Here’s a case I’ve been mulling for a few days. It involves a highly-rated bed and breakfast, a loyal customer and an unwelcome change.
Should I get involved? I’m asking for your advice, as I do every Monday on this site.
Julie Barton has been a loyal guest at the Chanric Inn in California’s wine country for several years. She knew the proprietors well, so when it came time to select a place to stay after her wedding ceremony, she wanted to be with Ric and Channing, the Chanric’s innkeepers.
“The primary reason I chose the Chanric was so that we could stay with the same innkeepers, as I knew them already, and I knew that we would have a pleasant experience for our small wedding weekend,” she says. “I went ahead and made the reservations online for myself and our friend who would be our attendant, and paid a deposit of $601 for both rooms in May.”
But that wasn’t meant to be. Before her July 21st wedding, Barton saw an announcement on Ric’s personal page that the inn had been sold and that he and Channing were moving on.
“I was surprised, but I sent him a congratulations and inquired about if we would be able to cancel our reservations, since they would no longer be the innkeepers,” says Barton. “Ric told me that I would have to speak with the new owners, but he thought we would be able to cancel our reservations subject to a $30 cancellation fee.”
Barton contacted the new owners and made her case. Had she known the inn would be under new ownership, she wouldn’t have made the reservation, she says.
“The only reason we were choosing to return to the Chanric was because of how awesome Ric and Channing were when I stayed there previously,” she says.
The new innkeepers concurred — she could cancel, but it would cost her. Here’s the email she received from them:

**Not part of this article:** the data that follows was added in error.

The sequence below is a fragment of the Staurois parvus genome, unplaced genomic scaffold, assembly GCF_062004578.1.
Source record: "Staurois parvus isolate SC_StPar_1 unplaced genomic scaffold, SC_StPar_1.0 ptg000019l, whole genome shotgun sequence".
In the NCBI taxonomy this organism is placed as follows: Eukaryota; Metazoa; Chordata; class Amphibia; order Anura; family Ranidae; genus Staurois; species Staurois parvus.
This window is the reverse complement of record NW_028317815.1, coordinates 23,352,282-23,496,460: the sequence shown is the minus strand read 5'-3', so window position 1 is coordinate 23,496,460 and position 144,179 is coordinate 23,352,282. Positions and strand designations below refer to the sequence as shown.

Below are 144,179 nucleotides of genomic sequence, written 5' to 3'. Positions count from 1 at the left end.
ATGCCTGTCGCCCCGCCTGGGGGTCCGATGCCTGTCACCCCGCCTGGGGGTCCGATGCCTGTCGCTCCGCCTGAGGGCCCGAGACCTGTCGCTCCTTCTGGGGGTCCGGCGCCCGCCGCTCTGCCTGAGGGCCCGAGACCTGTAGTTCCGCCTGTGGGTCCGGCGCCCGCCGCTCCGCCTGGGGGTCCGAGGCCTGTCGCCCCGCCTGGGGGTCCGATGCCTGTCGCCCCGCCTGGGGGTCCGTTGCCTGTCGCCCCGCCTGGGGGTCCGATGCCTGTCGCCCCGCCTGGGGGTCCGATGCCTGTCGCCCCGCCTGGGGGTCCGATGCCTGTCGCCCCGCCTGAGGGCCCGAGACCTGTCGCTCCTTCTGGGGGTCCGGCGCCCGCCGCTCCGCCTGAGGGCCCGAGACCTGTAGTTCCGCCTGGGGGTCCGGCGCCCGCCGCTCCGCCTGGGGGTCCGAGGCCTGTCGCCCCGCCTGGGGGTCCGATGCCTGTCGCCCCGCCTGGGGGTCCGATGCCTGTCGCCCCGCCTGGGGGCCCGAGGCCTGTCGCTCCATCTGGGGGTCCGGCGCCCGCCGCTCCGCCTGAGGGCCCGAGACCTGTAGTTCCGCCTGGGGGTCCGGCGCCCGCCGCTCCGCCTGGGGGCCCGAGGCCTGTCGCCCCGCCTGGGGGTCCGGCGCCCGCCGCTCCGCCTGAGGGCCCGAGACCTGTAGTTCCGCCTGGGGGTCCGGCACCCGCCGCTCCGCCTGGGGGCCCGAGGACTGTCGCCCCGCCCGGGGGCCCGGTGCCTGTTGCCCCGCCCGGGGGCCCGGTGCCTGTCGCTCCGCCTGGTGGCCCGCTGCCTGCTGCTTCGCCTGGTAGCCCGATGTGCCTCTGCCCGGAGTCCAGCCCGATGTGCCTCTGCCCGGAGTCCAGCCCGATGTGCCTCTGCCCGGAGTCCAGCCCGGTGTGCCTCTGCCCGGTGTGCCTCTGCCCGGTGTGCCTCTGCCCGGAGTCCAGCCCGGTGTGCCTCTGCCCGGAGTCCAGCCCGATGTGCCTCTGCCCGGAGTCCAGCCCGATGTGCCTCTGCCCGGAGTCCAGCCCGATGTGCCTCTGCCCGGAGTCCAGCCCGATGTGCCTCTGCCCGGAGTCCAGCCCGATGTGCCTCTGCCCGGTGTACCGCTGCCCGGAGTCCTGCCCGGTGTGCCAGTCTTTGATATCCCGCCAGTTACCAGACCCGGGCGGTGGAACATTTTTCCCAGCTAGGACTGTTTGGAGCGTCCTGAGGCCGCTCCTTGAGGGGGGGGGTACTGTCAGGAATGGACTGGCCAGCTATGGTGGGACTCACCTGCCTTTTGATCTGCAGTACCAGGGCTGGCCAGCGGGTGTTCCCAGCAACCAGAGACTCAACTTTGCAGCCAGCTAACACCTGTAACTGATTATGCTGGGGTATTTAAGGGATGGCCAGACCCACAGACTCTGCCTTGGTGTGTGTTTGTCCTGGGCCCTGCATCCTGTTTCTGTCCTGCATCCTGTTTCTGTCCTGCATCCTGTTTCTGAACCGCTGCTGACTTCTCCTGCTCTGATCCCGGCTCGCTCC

For your information the agreement for the sale of the Inn is end of January 2012, before your reservation.
Our policy regarding refund for cancelation more than 14 days before checking-in is a $30.00 fee. Please send us your exact address and we will send you a check.
If you want to change your reservation dates, it’s possible without penalty.
OK, so the Chanric isn’t keeping her entire deposit. But a $30 cancellation — for a total of $60 — is still a significant amount of money.
Barton is unhappy. She says there was no notice of the pending sale on the Chanric’s website or Facebook page.
“I had no way of knowing about the sale when I booked the rooms, which I did online,” she says. “I did not learn of the sale until Ric announced it on his personal Facebook page. To say that the agreement was signed in January as if I should know that is ludicrous.”
Barton has requested a refund, minus the fee. She also wrote back to the new owners, saying “you have lost us and our friends as guests permanently” and reminding them that she is “active” on TripAdvisor.